Screening of ‘Hasina: A Daughter’s Tale’ connects Kolkata audience

As the dawn broke on August 15, 1975, her phone rang ominously when she and her sister were at the house of a diplomat in Belgium, oceans away from her homeland.

It foreshadowed the ordeals about to dawn on her life as her father, also the Father of the Nation, Bangabandhu Sheikh Mujibur Rahman, was killed in a military coup in her homeland Bangladesh.

With the fall of the status of a president’s daughter, her host in Belgium took no time to change his mind, refusing even to offer his car to lift her to the airport.

All her life stories, the turns and twists, from that year onwards, spanning over four decades, came alive through the docufiction 2018-Hasina: A Daughter’s Tale.

As it was rescreened at Nandan-I during the inauguration of the Third Bangladesh Film Festival in Kolkata on Friday, some viewers could not hold back tears since they could relate to the story of a lady and also the land she belongs to, with which they share cultural and linguistic similarities.

This film festival was part of an array of programmes that the country’s Information Ministry and the deputy high commission in Kolkata are hosting in the city to commemorate the birth anniversary of Bangladesh’s Father of the Nation Bangabandhu Sheikh Mujibur Rahman and the 50th year of the independence of Bangladesh.

Though the docudrama continued to impress the global audience, it touched the viewers of Kolkata more since part of Sheikh Hasina’s life was spent in India and that was well portrayed in the film.

Besides, its background score was composed and the theme song sung by Debojyoti Mishra, an Indian music composer.

Bengal minister Bratya Basu and Indian foreign secretary Harsh Vardhan Shringla were present at the inauguration of the film festival.

The film – directed by Piplu Khan and produced by the Centre for Research and Information and Applebox Films – on Hasina has won international acclaim because it reflected on the untold stories of her life as the daughter of Bangabandhu Sheikh Mujibur Rahman, not as her life as the prime minister of the country.

In an attempt to get a peek into her life, the camera has followed her inside her kitchen and library.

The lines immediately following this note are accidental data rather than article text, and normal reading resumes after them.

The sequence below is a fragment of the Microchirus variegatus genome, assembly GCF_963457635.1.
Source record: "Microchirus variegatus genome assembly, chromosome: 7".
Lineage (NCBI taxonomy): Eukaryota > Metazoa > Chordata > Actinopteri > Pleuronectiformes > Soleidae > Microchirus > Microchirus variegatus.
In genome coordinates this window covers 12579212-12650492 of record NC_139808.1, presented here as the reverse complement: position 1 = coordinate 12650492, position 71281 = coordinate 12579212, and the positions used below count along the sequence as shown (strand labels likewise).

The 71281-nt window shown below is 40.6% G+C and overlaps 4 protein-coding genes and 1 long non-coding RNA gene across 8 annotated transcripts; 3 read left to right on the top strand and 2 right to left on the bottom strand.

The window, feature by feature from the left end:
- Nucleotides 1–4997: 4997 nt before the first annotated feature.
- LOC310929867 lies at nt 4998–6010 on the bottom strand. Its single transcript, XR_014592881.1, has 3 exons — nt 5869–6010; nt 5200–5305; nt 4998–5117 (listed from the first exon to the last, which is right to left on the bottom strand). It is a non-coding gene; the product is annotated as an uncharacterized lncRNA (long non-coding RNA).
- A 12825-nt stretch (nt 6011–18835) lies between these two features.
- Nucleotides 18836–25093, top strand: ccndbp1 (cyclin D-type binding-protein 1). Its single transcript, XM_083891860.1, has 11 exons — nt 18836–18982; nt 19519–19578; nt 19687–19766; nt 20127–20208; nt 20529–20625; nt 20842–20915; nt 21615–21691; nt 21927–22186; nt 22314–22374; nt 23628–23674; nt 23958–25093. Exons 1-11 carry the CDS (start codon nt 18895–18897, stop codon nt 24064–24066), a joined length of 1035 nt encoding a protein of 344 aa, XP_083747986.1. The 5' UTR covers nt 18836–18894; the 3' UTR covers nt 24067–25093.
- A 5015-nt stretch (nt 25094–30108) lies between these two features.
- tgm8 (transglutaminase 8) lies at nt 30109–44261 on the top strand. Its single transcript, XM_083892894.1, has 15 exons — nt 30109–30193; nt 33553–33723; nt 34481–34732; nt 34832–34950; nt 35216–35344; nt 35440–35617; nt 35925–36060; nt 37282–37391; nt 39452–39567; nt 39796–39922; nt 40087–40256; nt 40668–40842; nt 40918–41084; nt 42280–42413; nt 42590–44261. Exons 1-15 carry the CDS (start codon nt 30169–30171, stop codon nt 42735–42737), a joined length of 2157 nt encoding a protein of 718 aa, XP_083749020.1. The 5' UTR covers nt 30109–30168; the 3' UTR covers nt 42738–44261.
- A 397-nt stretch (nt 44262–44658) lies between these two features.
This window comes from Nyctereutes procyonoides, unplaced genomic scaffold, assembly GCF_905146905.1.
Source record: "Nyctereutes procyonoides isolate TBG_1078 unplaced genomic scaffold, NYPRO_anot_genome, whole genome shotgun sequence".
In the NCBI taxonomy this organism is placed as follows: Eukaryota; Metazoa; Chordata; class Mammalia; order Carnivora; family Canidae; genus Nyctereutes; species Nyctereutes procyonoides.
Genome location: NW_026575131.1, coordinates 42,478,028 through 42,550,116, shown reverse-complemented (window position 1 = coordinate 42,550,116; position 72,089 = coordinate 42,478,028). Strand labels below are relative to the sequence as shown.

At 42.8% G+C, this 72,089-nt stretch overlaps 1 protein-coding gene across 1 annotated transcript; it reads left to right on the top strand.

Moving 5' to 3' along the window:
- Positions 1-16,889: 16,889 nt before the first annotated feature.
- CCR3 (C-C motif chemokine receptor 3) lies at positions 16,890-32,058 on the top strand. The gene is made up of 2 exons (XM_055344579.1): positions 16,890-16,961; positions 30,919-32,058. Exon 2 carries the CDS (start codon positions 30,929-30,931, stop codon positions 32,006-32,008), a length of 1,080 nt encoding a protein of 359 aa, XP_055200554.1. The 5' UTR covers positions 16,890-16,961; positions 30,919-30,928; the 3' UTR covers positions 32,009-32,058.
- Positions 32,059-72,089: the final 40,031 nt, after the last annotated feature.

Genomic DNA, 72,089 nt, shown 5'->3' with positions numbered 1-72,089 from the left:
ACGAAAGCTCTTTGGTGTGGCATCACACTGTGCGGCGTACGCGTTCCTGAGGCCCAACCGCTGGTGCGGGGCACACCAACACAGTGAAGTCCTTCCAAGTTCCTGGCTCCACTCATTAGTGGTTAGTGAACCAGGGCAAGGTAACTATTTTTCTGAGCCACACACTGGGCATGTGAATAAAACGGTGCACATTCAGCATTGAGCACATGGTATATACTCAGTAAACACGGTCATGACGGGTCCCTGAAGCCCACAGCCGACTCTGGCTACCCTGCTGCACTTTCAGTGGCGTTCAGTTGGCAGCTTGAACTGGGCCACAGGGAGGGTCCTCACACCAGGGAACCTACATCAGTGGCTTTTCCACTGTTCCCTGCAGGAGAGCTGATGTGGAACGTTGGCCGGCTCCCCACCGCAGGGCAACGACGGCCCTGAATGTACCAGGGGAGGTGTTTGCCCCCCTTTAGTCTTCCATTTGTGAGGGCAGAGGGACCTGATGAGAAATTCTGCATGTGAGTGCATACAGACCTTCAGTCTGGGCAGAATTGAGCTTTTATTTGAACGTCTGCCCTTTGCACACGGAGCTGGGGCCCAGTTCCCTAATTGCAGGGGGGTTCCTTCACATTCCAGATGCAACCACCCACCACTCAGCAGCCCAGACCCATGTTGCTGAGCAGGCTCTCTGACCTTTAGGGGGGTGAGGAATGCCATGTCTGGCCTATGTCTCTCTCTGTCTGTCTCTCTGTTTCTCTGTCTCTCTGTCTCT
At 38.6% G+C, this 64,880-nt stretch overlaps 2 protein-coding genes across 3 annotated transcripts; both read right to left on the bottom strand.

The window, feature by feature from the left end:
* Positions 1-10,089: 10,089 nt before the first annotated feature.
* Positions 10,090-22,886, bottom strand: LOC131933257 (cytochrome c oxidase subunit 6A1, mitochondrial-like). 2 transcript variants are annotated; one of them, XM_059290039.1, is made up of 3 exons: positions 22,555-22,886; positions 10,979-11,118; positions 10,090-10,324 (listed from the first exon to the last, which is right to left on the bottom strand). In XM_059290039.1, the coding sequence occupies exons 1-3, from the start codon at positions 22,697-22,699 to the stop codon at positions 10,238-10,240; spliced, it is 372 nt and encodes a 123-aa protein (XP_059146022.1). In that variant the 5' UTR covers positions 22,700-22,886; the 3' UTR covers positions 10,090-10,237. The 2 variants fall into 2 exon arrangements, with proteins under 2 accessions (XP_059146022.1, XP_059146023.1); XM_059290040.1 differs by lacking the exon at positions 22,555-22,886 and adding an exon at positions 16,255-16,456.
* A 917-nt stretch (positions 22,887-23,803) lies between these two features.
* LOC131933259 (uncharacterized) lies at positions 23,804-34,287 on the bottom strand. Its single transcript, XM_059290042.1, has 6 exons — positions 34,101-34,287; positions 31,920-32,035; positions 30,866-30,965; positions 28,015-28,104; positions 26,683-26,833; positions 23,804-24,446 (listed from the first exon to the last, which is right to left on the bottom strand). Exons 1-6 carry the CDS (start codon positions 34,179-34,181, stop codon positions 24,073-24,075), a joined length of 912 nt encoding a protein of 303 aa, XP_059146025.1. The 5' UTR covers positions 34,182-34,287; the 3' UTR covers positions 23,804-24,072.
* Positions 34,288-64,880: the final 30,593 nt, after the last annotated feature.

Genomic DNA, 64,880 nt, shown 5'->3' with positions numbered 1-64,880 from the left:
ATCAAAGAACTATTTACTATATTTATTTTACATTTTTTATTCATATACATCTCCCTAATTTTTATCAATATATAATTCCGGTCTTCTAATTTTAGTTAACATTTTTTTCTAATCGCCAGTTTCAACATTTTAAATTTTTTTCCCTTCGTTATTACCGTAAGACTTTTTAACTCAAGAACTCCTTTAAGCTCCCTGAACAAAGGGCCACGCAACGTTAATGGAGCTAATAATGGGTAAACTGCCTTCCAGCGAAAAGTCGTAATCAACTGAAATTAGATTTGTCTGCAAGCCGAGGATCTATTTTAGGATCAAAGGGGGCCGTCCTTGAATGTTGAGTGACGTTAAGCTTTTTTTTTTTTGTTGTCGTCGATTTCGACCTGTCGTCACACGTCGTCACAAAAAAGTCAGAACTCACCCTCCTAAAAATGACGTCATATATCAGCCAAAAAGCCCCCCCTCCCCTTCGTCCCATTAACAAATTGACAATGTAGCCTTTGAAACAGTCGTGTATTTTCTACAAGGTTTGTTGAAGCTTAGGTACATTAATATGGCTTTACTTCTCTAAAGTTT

“Sheikh Hasina’s life with all the twists and turns and her journey as the daughter of Bangabandhu Sheikh Mujibur Rahman has come alive on screen and we think all of you will like it,” said Information Minister Dr Hasan Mahmud, who inaugurated the film festival.

Thirty-two Bangladeshi films would be screened at the festival. On account of popular demand, the film on Hasina would be screened again at Nandan-II on Sunday evening, said the organisers.

It took around five years to make the one-hour-ten-minute film, which captures through Hasina’s eyes the heyday of freedom struggle in Bangladesh, the capturing of her father by the Pakistani forces, and finally, the assassination of Bangabandhu and his entire family. Several commentators have called the film, narrated in her voice, a brief history of Bangladesh as Bangabandhu is at the center of the neighboring country’s history.

“Bangabandhu is an asset of both the Bengal on two sides of the border as well as that of the world… People involved in the world of art and culture on two sides of the border should come forward and collaborate in making films on Bangabandhu and the Liberation War and that would be a befitting tribute to this great man,” said Bratya Basu, science, technology, and biotechnology minister in the Mamata Banerjee cabinet.

Earlier, the film was rescreened at the 51st International Film Festival of India organised in Goa.

Reached out for comments about the film’s international tour, its director Piplu Khan said, “People had prior thought that it would be a typical narrative on the prime minister. But, it is less-explored aspects of her life that intrigued them. They were asking how we made this, why my first moviemaking venture chose this topic.”

The movie, produced by Radwan Mujib Siddiq and Nasrul Hamid Bipu of Center for Research and Information (CRI), offered the first-person narrative of Sheikh Hasina and her sister Sheikh Rehana on how the world seemed upside down when they heard the news of the assassination of their father and the entire family, how they struggled to get back to the very country whose liberation owes to their father, and how Sheikh Hasina reclaimed her space and became the prime minister.